- Catling, Dorothy and John Grayson. Identification of Vegetable Fibres. London: Chapman and Hall, 1982.
- Collings, Thomas and Derek Milner. “The Identification of Oriental Paper Making Fibres,” The Paper Conservator, Journal of the Institute of Paper Conservation 3 (1978): 51–79.
- Collings, Thomas and Derek Milner. “The Identification of Non-Wood Paper-Making Fibres: Part 2,” The Paper Conservator, Journal of the Institute of Paper Conservation 4 (1979): 10–19.
- Collings, Thomas and Derek Milner.. “The Identification of Non-Wood Paper-Making Fibres,” The Paper Conservator, Journal of the Institute of Paper Conservation 7 (1982/3): 24–27.
- Collings, Thomas and Derek Milner.. “The Nature and Identification of Cotton Paper-Making Fibers in Paper,” The Paper Conservator, Journal of the Institute of Paper Conservation 8 (1984): 59–71.
- Cote, W. A. et al. Papermaking Fibers, A Photomicrographic Atlas. Syracuse University Press, State University College of Forestry at Syracuse University, 1980.
- Florian, Kronkright and Norton. The Conservation of Artifacts Made from Plant Material. Getty Trust, 1990.
- Goodway, Martha. “Fiber Identification in Practice,” Journal of the American Institute for Conservation 26, no. 1 (1987): 27–37.
- Graff, J. H. Color Atlas for Fiber Identification. Appleton, WI: Institute of Paper Chemistry, 1940.
- Ilvessalo-Pfäffli, Marja-Sisko. Fiber atlas: identification of papermaking fibers.Springer Science & Business Media, 1995.
- Isenberg, I. H. Pulp and Paper Microscopy. Appleton, WI: Institute of Paper Chemistry, 1967.
- Mauersberger, Herbert R. ed. Matthew's Textile Fibers - Their Physical, Microscopical, and Chemical Properties. 5th ed., New York: John Wiley & Sons, 1947.
- Menzi and Bigler. “Identification of Bast Fibers,” Ciba Review no. 123, 33–35.
- Parham, R. A. and R. L. Gray. The Practical Identification of Woody Pulp Fibers. TAPPI Press, 1962.
- Parham, R. A. and H. M. Kaustinen. Papermaking Materials. An Atlas of Electron Micrographs. Appleton, WI: Institute of Paper Chemistry, 1974.
- Petraco, N. and T. Kubic. Color Atlas and Manual of Microscopy for Criminalists, Chemists, and Conservators. Boca Raton: CRC Press, 2003..
- Schaffer, E. “Fiber Identification in Ethnological Textile Artifacts,” Studies in Conservation 23, no. 3 (1981): 571–585.
- Strelis, I. and R. W. Kennedy. Identification of North American Commercial Pulpwoods and Pulp Fibers. Toronto: University of Toronto Press, 1967.
- Technical Association of the Pulp and Paper Industry, Atlanta, GA. T401: Fiber Analysis of Paper and Paperboard.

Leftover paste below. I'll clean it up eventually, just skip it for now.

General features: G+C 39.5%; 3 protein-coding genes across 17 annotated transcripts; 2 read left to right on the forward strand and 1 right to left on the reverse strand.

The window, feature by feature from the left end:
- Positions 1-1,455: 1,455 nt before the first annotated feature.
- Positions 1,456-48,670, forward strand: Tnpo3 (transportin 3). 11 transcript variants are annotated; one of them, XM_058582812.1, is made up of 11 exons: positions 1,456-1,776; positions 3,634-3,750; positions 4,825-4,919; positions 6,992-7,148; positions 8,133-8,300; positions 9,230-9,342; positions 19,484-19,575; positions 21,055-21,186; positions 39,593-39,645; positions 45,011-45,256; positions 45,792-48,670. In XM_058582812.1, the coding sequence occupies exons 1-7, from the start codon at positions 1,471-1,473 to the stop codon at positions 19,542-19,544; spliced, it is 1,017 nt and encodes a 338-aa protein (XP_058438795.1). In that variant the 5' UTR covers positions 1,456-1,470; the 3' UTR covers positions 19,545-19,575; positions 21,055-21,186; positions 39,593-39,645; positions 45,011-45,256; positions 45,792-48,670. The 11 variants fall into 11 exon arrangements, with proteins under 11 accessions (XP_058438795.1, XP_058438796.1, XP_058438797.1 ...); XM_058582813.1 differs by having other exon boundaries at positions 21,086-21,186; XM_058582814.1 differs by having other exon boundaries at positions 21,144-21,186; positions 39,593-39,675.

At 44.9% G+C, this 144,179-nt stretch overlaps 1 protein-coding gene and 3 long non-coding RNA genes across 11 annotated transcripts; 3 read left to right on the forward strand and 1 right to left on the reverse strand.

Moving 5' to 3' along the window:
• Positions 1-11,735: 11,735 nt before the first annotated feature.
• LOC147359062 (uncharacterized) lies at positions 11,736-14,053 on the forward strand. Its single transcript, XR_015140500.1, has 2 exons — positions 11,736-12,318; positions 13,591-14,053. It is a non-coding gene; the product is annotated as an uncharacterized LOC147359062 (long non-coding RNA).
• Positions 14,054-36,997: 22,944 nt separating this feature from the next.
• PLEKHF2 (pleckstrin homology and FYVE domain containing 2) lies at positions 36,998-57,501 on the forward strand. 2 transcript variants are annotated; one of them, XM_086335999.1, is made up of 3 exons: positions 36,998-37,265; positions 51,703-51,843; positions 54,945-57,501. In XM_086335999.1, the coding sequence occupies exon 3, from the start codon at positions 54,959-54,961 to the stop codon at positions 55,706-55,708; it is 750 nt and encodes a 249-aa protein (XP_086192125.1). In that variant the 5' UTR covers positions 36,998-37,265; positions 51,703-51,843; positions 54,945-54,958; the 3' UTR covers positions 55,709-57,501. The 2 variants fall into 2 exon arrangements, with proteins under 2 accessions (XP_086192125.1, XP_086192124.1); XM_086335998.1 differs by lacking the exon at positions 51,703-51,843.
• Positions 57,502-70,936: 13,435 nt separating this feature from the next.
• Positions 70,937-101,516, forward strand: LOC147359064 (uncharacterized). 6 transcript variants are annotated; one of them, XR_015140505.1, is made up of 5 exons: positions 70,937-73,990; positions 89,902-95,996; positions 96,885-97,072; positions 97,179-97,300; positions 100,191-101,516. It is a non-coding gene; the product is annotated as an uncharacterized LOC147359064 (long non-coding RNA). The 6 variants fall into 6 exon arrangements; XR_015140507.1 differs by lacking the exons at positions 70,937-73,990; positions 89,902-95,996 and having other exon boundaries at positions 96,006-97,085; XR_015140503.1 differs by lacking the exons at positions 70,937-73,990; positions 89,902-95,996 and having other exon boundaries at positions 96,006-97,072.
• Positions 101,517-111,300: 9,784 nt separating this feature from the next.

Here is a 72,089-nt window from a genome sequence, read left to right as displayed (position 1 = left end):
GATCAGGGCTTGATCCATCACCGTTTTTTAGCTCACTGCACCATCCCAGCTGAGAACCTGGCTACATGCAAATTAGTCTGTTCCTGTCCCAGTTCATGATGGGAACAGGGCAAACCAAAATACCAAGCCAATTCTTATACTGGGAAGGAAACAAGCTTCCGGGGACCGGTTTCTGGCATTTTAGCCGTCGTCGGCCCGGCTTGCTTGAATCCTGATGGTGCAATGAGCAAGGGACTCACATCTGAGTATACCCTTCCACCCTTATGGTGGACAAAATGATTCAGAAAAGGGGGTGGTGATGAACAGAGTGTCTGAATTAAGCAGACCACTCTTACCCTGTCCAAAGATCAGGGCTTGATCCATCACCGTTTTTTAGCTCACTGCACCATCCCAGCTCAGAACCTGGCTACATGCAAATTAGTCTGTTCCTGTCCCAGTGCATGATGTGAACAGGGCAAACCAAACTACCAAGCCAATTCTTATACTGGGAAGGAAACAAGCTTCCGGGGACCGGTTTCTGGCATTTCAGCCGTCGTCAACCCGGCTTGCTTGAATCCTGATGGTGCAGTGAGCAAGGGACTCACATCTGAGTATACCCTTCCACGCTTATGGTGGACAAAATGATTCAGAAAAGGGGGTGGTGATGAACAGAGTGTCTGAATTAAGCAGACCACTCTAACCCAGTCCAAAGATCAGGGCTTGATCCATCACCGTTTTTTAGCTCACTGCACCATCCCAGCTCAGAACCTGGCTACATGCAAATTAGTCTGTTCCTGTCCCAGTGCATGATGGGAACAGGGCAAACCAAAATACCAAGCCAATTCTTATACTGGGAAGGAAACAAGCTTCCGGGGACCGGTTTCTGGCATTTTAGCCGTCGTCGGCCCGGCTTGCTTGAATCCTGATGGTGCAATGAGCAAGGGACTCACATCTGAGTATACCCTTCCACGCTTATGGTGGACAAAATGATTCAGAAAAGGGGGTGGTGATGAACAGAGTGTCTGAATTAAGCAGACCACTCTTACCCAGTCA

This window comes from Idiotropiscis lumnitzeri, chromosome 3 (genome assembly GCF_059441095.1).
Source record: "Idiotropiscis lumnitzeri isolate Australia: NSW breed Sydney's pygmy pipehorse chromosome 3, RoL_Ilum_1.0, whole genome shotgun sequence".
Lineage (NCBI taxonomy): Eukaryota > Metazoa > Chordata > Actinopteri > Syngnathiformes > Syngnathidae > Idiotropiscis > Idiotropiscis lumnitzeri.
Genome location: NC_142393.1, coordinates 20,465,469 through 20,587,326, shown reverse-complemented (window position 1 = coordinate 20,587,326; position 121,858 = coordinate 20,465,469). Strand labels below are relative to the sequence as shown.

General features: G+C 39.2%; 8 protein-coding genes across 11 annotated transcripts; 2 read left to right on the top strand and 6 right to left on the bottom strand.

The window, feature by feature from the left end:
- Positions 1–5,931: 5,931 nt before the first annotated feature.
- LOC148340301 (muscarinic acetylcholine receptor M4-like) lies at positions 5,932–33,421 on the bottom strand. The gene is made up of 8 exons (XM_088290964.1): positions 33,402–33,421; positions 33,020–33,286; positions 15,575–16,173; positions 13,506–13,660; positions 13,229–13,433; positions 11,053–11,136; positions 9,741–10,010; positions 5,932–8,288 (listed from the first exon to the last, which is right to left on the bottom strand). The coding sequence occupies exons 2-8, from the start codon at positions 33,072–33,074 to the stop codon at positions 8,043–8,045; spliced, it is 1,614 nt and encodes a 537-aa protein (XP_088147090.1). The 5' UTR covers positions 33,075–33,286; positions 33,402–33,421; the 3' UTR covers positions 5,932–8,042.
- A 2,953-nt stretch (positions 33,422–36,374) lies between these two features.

- Textile Institute, Manchester. Identification of Textile Materials. 7th ed., Manchester, 1985.
- Tullis Russel & Co. Papermaking Fibres. Scotland: Markinch Fife, 1950.
- Delly, John Gustav. Photography through the Microscope. Rochester, 1980, 1988.
- McCrone, Walter; McCrone, Lucy and John Gustav Delly. Polarized Light Microscopy. Ann Arbor, 1978.
History of This Chapter
In 2009, the Foundation for Advancement in Conservation (FAIC) launched the AIC Wiki with funding assistance from the National Center for Preservation Technology and Training (NCPTT), a division of the National Parks Service. Along with catalogs from other specialty groups, the published Paper Conservation Catalog and the unpublished Book Conservation Catalog were transcribed into a Wiki environment. In 2016, the BPG Wiki Coordinators reformatted this chapter by removing the legacy numbered outline format and improving internal links. A February 2017 call for content resulted in the addition of photos and links to other conservation sites.
Paper Conservation Catalog (print edition 1984-1994)
Prior to the creation of the AIC Conservation Wiki, this chapter was created in 1994 as Chapter 1: Fiber Identification of the 9th edition of the Paper Conservation Catalog, (print edition 1984-1994) by the following:
- Compiler: Debora Mayer
|Paper Conservation Wiki|
|Examination and Documentation|
|Problems and Issues|
·Surface Cleaning ·Hinge, Tape, and Adhesive Removal ·Washing ·Sizing and Resizing ·Bleaching ·Alkalization and Neutralization ·Humidification ·Consolidation, Fixing, and Facing ·Backing Removal ·Mending ·Filling of Losses ·Drying and Flattening ·Lining ·Inpainting ·Matting and Framing
|Book Conservation Wiki|
|Examination and Documentation|
|Structural Elements of the Book|
·Washing of Books
·Alkalinization of Books
·Leaf Attachment and Sewing Repair
·Use of Leather in Book Conservation
·Circulating Collections Repair
·Non-Western Bookbinding Structures and Their Conservation